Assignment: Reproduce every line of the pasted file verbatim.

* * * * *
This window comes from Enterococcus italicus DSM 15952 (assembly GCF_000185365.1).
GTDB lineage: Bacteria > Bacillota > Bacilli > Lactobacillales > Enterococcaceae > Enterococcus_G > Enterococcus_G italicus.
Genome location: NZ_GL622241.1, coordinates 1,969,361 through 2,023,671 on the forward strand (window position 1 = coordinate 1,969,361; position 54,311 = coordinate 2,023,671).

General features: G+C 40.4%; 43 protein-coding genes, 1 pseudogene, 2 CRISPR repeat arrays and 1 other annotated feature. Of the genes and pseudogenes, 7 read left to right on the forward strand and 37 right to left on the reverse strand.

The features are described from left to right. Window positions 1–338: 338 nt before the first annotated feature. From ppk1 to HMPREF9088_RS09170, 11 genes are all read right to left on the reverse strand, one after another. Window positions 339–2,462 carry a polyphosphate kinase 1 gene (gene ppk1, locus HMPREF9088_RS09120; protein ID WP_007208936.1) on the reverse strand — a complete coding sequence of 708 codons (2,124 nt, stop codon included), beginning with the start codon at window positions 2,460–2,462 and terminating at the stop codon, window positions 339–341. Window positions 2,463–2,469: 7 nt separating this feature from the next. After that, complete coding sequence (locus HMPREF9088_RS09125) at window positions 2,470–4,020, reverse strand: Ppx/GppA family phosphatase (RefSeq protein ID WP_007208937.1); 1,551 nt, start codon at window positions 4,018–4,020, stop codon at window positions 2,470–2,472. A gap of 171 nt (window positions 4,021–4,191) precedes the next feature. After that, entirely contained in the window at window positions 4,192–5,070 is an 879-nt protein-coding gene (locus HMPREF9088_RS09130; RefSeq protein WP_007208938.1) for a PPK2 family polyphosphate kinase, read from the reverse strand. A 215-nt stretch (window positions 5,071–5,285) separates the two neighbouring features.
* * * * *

This window comes from Enterococcus italicus DSM 15952 (assembly GCF_000185365.1).
GTDB lineage: Bacteria > Bacillota > Bacilli > Lactobacillales > Enterococcaceae > Enterococcus_G > Enterococcus_G italicus.
Genome location: NZ_GL622241.1, coordinates 1,969,361 through 2,023,671 on the forward strand (window position 1 = coordinate 1,969,361; position 54,311 = coordinate 2,023,671).

General features: G+C 40.4%; 43 protein-coding genes, 1 pseudogene, 2 CRISPR repeat arrays and 1 other annotated feature. Of the genes and pseudogenes, 7 read left to right on the forward strand and 37 right to left on the reverse strand.

The features are described from left to right. Window positions 1–338: 338 nt before the first annotated feature. From ppk1 to HMPREF9088_RS09170, 11 genes are all read right to left on the reverse strand, one after another. Window positions 339–2,462 carry a polyphosphate kinase 1 gene (gene ppk1, locus HMPREF9088_RS09120; protein ID WP_007208936.1) on the reverse strand — a complete coding sequence of 708 codons (2,124 nt, stop codon included), beginning with the start codon at window positions 2,460–2,462 and terminating at the stop codon, window positions 339–341. Window positions 2,463–2,469: 7 nt separating this feature from the next. After that, complete coding sequence (locus HMPREF9088_RS09125) at window positions 2,470–4,020, reverse strand: Ppx/GppA family phosphatase (RefSeq protein ID WP_007208937.1); 1,551 nt, start codon at window positions 4,018–4,020, stop codon at window positions 2,470–2,472. A gap of 171 nt (window positions 4,021–4,191) precedes the next feature. After that, entirely contained in the window at window positions 4,192–5,070 is an 879-nt protein-coding gene (locus HMPREF9088_RS09130; RefSeq protein WP_007208938.1) for a PPK2 family polyphosphate kinase, read from the reverse strand. A 215-nt stretch (window positions 5,071–5,285) separates the two neighbouring features.